Tuesday, August 10, 2021

The Forest Is Crying, by Charles de Lint

Triskell Press, June 2020

Chris Dennison is a social worker, a man dedicated to helping vulnerable and at-risk children, and he's hitting the terrible wall of burnout. A four-year-old boy he'd been working very hard to keep safe dies, and it's just too much for him.

He's going to resign. He's written his resignation letter, and he'll turn it in after he goes out and gets very, very drunk. But at the end of that drunken binge, he meets a young woman, a rather strange young woman, who talks to him about trees, and saving the rain forest--and when he talks about saving children being more important than trees, says, what if the trees we cut down come back as unwanted children?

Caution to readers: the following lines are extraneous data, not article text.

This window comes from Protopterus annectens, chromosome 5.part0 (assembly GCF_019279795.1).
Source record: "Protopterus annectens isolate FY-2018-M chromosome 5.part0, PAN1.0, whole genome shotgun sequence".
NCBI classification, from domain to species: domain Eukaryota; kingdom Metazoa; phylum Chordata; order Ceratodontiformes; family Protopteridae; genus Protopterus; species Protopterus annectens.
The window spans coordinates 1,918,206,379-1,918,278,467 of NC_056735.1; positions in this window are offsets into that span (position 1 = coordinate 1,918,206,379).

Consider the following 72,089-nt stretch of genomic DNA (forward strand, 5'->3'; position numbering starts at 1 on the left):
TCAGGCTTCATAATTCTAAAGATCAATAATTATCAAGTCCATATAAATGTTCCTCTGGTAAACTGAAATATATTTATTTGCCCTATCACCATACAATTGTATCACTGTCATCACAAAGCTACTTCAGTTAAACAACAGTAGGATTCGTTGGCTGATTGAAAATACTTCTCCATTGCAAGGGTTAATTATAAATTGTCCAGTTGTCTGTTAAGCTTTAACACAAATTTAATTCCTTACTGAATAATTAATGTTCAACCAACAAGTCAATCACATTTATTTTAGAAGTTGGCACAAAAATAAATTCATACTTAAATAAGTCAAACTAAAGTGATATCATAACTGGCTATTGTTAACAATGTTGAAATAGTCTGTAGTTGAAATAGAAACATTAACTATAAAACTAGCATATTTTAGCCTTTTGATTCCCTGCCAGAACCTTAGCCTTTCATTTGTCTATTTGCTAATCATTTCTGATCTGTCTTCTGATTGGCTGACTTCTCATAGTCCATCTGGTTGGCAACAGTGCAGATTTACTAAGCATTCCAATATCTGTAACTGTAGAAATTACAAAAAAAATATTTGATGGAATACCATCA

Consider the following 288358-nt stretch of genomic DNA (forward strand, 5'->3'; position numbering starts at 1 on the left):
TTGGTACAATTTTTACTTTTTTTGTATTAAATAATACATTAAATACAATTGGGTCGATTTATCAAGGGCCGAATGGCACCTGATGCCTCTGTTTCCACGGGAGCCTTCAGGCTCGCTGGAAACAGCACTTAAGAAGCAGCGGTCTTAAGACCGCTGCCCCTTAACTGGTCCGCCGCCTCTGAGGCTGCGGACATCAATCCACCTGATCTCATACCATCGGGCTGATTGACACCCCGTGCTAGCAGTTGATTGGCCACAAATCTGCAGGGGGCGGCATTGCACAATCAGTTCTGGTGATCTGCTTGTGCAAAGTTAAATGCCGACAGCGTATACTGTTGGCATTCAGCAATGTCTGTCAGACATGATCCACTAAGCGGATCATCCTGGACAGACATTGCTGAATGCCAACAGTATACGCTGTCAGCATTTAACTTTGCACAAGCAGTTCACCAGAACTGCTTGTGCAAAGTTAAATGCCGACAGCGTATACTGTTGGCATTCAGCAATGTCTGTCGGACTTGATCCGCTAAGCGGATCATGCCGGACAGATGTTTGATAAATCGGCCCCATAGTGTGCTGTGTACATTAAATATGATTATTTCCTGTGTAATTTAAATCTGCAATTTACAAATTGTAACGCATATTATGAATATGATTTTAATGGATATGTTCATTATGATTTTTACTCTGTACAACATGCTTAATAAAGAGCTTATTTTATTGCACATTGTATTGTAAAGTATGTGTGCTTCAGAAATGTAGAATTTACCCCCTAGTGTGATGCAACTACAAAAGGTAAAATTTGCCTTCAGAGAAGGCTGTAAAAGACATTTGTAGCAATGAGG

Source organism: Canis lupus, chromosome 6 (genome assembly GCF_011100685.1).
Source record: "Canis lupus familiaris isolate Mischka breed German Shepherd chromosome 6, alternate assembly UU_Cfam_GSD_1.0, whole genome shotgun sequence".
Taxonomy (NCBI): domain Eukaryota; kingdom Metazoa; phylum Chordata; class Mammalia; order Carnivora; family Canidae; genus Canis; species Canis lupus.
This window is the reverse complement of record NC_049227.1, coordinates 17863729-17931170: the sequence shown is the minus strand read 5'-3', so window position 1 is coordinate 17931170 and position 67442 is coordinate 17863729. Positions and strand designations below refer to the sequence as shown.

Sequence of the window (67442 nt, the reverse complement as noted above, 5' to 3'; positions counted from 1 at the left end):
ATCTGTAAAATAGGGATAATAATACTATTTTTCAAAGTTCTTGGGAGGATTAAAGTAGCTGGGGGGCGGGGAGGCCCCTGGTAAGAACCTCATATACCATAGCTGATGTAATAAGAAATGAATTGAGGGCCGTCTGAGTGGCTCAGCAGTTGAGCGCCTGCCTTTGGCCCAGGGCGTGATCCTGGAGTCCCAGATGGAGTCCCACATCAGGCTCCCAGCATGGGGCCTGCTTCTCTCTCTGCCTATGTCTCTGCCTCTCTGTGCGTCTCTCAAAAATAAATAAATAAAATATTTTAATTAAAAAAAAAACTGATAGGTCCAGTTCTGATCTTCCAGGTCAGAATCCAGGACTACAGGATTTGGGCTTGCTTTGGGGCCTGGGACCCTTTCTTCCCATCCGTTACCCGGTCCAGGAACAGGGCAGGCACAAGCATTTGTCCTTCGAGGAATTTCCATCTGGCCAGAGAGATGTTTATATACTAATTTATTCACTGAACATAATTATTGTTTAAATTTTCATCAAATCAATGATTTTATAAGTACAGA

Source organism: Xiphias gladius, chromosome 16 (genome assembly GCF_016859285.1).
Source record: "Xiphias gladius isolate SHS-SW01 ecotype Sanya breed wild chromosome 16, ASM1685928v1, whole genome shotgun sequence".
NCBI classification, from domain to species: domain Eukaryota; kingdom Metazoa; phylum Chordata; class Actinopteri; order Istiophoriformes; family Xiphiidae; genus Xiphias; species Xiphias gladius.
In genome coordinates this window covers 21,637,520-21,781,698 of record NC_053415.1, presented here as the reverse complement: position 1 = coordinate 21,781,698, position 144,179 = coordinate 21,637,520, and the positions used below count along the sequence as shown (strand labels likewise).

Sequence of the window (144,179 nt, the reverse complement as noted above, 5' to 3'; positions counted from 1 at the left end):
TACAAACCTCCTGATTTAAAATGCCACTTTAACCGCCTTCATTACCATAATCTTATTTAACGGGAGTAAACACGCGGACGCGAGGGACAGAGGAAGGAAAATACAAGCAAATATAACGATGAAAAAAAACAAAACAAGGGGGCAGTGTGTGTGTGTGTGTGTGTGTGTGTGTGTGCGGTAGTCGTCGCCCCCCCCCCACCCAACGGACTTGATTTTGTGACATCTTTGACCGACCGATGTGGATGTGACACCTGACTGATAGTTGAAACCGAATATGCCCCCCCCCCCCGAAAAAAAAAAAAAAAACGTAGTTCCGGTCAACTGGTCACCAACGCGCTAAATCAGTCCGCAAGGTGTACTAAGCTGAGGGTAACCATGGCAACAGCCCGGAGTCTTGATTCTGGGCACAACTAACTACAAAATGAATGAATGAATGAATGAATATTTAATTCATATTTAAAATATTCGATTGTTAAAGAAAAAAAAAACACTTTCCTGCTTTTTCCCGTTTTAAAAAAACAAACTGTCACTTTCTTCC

And then she holds him while he vomits, and gets a cab and gets into it with him. She gets him home and into his bed, and they continue to have a strange conversation. She gives him a card with a phone number and address on it, and tells him to go to City Hall and talk to the Elders Council--Native American Elders doing their own form of social work, not the council for senior citizens. And she says something very strange--that she had wanted to see him when he was her age.

It makes no sense. It's also looking like a very sad, depressing story--except that this is Charles  Lint. His characters are always worth our time, and he always finds some hope for us in even the darkest circumstances.


I bought this short story.

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